• 4 minutes Will Libya Ever Recover?
  • 9 minutes USGS Announces Largest Continuous Oil Assessment in Texas and New Mexico
  • 13 minutes What Can Bring Oil Down to $20?
  • 16 minutes Venezuela continues to sink in misery
  • 22 hours Alberta govt to construct another WCS processing refinery
  • 9 hours Rage Without Proof: Maduro Accuses U.S. Official Of Plotting Venezuela Invasion
  • 11 mins Paris Is Burning Over Climate Change Taxes -- Is America Next?
  • 13 hours Instead Of A Withdrawal, An Initiative: Iran Hopes To Agree With Russia And Turkey on Syrian Constitution Forum
  • 24 hours Let's Just Block the Sun, Shall We?
  • 15 hours Water. The new oil?
  • 10 hours Storage will in time change the landscape for electricity
  • 2 days U.S. Senate Advances Resolution To End Military Support For Saudis In Yemen
  • 2 mins Anti-pipeline activism isn't generating more investment in renewable energy
  • 2 days Quebecans Snub Noses at Alberta's Oil but Buy More Gasoline
  • 2 days OPEC Cuts Deep to Save Cartel
  • 13 hours Regular Gas dropped to $2.21 per gallon today

Global Energy Advisory – 24th July 2015

Oil Market Update

Oil entered another bear market with prices down 20 percent since their June highs. Everywhere you look there are reasons to feel pessimistic. Iranian crude could come back online, adding around half a million barrels per day in production later this year or next. Iran will also sell off about 40 supertanker’s worth of crude sitting in storage.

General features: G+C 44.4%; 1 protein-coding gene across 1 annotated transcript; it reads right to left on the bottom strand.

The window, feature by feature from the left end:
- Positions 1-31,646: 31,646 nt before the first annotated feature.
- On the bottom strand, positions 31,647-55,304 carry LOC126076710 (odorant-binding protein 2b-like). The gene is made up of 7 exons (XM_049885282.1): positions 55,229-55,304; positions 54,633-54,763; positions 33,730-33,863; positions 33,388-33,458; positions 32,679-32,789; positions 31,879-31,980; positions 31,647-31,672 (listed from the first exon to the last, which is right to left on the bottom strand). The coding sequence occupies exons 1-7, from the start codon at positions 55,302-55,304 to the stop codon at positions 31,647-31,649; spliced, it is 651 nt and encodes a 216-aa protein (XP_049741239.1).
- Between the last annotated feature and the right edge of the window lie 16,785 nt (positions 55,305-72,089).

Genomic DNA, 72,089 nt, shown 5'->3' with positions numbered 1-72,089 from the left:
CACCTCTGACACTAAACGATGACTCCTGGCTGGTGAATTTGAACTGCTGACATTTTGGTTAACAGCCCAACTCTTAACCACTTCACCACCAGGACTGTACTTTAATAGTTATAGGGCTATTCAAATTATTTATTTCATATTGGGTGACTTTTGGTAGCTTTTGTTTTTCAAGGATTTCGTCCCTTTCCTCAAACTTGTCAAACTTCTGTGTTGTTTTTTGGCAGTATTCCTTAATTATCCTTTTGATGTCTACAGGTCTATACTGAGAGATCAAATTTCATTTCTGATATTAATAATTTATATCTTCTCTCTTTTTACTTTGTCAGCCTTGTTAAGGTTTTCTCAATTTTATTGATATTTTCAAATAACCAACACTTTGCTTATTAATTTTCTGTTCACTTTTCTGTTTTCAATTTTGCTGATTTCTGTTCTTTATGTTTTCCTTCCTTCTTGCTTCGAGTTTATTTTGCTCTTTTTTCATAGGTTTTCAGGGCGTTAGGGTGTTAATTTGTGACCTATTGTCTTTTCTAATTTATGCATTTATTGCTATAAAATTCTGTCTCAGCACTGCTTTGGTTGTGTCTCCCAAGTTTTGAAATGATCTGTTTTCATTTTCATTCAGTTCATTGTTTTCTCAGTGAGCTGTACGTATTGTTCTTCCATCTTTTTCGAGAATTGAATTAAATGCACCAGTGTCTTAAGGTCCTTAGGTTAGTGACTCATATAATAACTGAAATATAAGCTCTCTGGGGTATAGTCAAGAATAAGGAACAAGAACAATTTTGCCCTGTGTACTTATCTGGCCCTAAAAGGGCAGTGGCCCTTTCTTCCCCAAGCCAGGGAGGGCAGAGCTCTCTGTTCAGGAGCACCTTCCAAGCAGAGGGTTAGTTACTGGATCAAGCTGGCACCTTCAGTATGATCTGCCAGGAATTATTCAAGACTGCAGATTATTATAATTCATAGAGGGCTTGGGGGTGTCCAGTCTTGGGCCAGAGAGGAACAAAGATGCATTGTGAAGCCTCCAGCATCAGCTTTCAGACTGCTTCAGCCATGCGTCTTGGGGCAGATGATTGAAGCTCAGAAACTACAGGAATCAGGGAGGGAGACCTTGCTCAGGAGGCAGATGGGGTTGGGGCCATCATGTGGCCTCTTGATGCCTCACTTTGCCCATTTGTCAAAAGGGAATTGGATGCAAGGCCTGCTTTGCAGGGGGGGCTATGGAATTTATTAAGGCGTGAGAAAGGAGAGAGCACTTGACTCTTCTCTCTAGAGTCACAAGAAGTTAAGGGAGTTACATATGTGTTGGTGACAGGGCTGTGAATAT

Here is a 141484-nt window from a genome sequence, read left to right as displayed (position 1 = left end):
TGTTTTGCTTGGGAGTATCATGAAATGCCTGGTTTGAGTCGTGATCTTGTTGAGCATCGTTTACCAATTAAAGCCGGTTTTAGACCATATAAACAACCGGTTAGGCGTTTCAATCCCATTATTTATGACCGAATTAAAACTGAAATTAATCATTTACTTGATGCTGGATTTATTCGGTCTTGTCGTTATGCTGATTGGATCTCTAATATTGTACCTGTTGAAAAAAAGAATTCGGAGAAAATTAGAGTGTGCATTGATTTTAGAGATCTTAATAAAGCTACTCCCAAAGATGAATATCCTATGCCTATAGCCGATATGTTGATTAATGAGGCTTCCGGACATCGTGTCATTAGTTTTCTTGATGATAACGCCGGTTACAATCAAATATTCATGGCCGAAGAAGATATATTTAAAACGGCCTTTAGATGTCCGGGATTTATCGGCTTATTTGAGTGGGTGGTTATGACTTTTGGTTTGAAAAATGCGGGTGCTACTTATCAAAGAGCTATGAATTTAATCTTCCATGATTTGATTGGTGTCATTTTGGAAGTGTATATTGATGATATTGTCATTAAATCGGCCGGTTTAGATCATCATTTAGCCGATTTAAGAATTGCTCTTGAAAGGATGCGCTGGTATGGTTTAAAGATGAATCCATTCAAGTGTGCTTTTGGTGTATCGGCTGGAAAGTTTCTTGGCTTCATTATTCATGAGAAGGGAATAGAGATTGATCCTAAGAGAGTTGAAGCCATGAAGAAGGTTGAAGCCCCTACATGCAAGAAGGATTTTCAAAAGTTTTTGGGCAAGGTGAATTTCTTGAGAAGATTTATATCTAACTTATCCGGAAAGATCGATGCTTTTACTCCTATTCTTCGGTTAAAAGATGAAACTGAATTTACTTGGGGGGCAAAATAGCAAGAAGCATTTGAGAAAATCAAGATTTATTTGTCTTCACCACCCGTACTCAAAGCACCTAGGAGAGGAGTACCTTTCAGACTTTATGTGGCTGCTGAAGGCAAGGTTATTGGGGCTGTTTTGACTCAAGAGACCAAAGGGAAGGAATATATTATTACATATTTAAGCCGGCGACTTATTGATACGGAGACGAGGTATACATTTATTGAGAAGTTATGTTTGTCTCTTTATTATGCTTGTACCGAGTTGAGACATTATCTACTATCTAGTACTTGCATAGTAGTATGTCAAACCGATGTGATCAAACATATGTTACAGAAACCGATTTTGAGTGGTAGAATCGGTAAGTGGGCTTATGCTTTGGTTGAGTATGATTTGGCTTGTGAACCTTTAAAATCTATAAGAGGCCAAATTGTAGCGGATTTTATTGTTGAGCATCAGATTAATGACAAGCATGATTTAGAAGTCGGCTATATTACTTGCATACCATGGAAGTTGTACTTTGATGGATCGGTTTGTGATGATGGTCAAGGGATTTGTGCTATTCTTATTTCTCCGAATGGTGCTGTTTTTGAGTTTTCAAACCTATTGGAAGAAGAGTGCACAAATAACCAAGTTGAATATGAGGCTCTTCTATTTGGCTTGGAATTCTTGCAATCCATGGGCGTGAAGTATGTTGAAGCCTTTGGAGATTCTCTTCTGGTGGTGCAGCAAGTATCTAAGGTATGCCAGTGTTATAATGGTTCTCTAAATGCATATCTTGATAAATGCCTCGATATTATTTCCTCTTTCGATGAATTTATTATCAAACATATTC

But Iraq could pose another conundrum for oil markets. According to Deutsche Bank, Iraq’s oil output hit 4.1 million barrels per day in June, a surge from around 3.8 million barrels per day month earlier. Amid all the violence and instability, Iraq continues to post impressive gains in production.

Saudi Arabia also lifted output by 230,000 barrels per day in June, to a record high.

“On current trajectory, this downturn could become worse than 1986,” Martijn Rats, head of European oil and gas equity research at Morgan Stanley, wrote in an investor’s note this week. The depths of the current oil bust have surprised the investment bank. “We have been expecting the current downturn to be as severe as the one in 1986 – the worst for at least 45 years – but not worse than that.”

U.S. oil production is taking longer to adjust than many anticipated, although debt is piling up throughout the industry.

All of this points to the possibility of deeper cuts to capital spending plans for the oil sector. “Oil companies are hunkering down…

To read the full article

Please sign up and become a premium OilPrice.com member to gain access to read the full article.

RegisterLogin

Trending Discussions




Oilprice - The No. 1 Source for Oil & Energy News